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Managed Extensions for C++ Development Scenarios

Visual Studio .NET 2003

When using the .NET Framework, code that targets the common language runtime is known as managed code, while code that does not target the common language runtime is known as unmanaged code. Managed Extensions for C++ allows you to mix unmanaged and managed code within the same application. New applications written with Managed Extensions can take advantage of unmanaged code features and new managed code features. Existing components can easily be wrapped as .NET Framework components using Managed Extensions, preserving investment in existing code while integrating with the .NET Framework.

Managed Extensions is the best choice for the following development scenarios:

Rapidly migrating unmanaged C++ applications to the .NET Framework

If you have an existing unmanaged C++ application, Managed Extensions provides a smooth transition to the .NET Framework. Because you can mix unmanaged and managed code in the same application, even in the same file, you can move code over time, component by component, to the .NET Framework. You can also continue to write components in unmanaged C++, taking advantage of the full power and flexibility of the language, and only use Managed Extensions to write thin, high-performance wrappers that make your C++ code callable from .NET Framework components. For more information, see Managed Extensions for C++ Migration Guide.

Accessing a C++ component from a .NET Framework–compatible language

Managed Extensions supports calling a C++ class from any .NET Framework–compatible language. This is made possible by writing a simple wrapper class using Managed Extensions that exposes your C++ class and methods as a managed class. The wrapper is a fully managed class and can be called from any .NET Framework–compatible language. The wrapper class acts as a mapping layer between the managed class and the unmanaged C++ class; it passes method calls directly into the unmanaged class. Managed Extensions supports calls to any unmanaged DLL or library and unmanaged classes.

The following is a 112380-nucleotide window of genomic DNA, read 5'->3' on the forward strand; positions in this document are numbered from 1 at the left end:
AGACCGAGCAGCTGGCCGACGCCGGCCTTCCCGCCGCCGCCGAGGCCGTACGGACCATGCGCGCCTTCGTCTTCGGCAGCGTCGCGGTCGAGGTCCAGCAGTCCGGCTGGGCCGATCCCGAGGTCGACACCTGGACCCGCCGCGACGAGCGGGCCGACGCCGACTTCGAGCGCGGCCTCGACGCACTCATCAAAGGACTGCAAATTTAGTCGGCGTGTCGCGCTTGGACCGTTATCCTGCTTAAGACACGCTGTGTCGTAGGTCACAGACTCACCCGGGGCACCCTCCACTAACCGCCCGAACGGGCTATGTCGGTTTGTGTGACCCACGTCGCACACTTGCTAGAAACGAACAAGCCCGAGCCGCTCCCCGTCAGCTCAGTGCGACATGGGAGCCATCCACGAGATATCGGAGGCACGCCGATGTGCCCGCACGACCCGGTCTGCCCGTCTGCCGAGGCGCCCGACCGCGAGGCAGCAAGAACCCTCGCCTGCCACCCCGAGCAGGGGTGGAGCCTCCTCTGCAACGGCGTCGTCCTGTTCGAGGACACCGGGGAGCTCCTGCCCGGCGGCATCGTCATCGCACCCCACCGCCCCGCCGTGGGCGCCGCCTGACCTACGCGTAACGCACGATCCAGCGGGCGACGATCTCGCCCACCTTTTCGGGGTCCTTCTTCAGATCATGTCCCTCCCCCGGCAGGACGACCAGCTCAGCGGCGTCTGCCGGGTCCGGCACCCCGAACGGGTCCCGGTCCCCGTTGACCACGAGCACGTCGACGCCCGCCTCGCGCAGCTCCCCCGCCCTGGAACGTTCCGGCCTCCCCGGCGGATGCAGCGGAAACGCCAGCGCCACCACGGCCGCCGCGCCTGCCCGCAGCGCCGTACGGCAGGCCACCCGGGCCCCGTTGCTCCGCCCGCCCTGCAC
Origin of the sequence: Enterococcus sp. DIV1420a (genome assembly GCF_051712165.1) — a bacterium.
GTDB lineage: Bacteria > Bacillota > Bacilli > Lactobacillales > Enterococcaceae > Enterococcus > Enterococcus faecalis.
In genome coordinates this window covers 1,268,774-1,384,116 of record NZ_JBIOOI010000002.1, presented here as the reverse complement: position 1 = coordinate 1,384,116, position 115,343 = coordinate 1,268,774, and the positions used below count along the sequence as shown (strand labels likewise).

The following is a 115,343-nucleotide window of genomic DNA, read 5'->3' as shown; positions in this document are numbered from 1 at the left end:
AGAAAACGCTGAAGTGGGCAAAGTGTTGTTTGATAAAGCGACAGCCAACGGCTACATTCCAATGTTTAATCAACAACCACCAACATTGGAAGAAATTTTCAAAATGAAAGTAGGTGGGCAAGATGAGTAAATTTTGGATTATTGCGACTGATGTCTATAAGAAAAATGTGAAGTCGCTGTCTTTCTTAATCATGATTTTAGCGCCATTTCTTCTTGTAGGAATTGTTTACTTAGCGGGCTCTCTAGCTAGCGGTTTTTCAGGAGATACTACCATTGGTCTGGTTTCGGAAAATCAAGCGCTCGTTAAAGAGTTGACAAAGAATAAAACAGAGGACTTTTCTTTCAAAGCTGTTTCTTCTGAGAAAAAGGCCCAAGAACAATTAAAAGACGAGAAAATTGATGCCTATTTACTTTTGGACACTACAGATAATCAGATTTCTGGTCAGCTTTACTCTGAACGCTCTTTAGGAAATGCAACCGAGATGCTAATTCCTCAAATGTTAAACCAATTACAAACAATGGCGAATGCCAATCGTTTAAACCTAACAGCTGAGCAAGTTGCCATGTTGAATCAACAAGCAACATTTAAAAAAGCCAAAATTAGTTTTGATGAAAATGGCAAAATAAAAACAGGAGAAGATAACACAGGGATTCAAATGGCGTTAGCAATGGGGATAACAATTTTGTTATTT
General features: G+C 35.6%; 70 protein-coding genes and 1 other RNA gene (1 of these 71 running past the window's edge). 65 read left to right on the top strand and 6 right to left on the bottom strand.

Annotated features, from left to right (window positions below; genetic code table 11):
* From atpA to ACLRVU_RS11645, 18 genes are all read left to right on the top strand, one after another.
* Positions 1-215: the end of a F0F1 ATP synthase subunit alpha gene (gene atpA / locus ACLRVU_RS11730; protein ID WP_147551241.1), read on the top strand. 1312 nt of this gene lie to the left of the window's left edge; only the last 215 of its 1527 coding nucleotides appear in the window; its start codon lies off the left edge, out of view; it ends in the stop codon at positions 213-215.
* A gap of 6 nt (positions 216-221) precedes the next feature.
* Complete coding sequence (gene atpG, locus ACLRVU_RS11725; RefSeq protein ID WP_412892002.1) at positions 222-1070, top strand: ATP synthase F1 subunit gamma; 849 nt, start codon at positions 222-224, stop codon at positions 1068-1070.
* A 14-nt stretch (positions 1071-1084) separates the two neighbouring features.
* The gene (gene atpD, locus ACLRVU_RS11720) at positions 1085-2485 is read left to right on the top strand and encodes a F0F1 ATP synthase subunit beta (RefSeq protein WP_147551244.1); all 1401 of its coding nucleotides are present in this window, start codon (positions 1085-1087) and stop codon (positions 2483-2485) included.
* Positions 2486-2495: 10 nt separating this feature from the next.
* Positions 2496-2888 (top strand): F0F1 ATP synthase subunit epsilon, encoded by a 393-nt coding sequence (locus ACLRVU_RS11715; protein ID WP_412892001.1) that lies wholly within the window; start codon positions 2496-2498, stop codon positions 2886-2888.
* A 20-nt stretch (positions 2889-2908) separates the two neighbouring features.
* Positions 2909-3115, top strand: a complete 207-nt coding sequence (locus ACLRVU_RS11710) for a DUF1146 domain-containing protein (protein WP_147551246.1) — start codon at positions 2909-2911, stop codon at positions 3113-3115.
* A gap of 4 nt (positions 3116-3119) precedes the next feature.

Accessing .NET Framework classes from unmanaged code

With Managed Extensions, you can directly create and call a .NET Framework class from your C++ code. In addition, you can write C++ code that treats the .NET Framework component like any other Managed Extensions class.

You can also use the unmanaged COM support in the .NET Framework to call .NET Framework classes. Depending on your project, you can use either unmanaged COM support or Managed Extensions to access .NET Framework components. In some cases, leveraging the existing COM support will be the best option. In other cases, it may be possible to increase performance and developer productivity by using Managed Extensions.

Using managed and unmanaged code in one executable file

The Visual C++ compiler translates data, pointers, exceptions, and instruction flow between managed and unmanaged contexts automatically and transparently. This process allows managed code to interoperate seamlessly with unmanaged C++ code.

You are given control over what data and code should be managed. This feature is supported by the ability to choose whether each class and function is managed or unmanaged. This flexibility is needed, because some types of code or data perform better in an unmanaged environment. However, managed code typically offers enhanced developer productivity because of features such as garbage collection and managed class libraries.

See Also

Background | Managed Extensions for C++ Programming

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